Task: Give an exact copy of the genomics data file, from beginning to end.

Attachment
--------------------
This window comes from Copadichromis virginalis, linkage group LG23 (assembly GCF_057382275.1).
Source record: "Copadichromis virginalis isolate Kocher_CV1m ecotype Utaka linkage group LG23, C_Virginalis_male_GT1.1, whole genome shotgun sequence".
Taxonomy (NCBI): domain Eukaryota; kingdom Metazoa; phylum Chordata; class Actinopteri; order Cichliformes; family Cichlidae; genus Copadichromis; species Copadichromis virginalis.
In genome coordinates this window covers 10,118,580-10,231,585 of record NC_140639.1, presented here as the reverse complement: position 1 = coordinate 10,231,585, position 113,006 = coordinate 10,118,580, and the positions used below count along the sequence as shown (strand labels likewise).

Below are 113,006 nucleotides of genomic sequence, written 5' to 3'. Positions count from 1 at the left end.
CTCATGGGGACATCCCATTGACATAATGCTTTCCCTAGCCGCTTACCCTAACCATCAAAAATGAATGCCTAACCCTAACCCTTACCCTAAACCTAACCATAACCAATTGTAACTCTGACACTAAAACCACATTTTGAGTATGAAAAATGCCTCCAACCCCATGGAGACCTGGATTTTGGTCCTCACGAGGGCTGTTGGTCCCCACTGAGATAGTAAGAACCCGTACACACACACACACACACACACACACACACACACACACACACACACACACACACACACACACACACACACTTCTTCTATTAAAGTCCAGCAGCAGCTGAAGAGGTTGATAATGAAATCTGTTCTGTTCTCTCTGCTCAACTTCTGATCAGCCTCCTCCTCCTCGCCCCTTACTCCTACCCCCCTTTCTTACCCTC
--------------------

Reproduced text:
This window comes from Copadichromis virginalis, linkage group LG23 (assembly GCF_057382275.1).
Source record: "Copadichromis virginalis isolate Kocher_CV1m ecotype Utaka linkage group LG23, C_Virginalis_male_GT1.1, whole genome shotgun sequence".
Taxonomy (NCBI): domain Eukaryota; kingdom Metazoa; phylum Chordata; class Actinopteri; order Cichliformes; family Cichlidae; genus Copadichromis; species Copadichromis virginalis.
In genome coordinates this window covers 10,118,580-10,231,585 of record NC_140639.1, presented here as the reverse complement: position 1 = coordinate 10,231,585, position 113,006 = coordinate 10,118,580, and the positions used below count along the sequence as shown (strand labels likewise).

Below are 113,006 nucleotides of genomic sequence, written 5' to 3'. Positions count from 1 at the left end.
CTCATGGGGACATCCCATTGACATAATGCTTTCCCTAGCCGCTTACCCTAACCATCAAAAATGAATGCCTAACCCTAACCCTTACCCTAAACCTAACCATAACCAATTGTAACTCTGACACTAAAACCACATTTTGAGTATGAAAAATGCCTCCAACCCCATGGAGACCTGGATTTTGGTCCTCACGAGGGCTGTTGGTCCCCACTGAGATAGTAAGAACCCGTACACACACACACACACACACACACACACACACACACACACACACACACACACACACACACACACACACACTTCTTCTATTAAAGTCCAGCAGCAGCTGAAGAGGTTGATAATGAAATCTGTTCTGTTCTCTCTGCTCAACTTCTGATCAGCCTCCTCCTCCTCGCCCCTTACTCCTACCCCCCTTTCTTACCCTC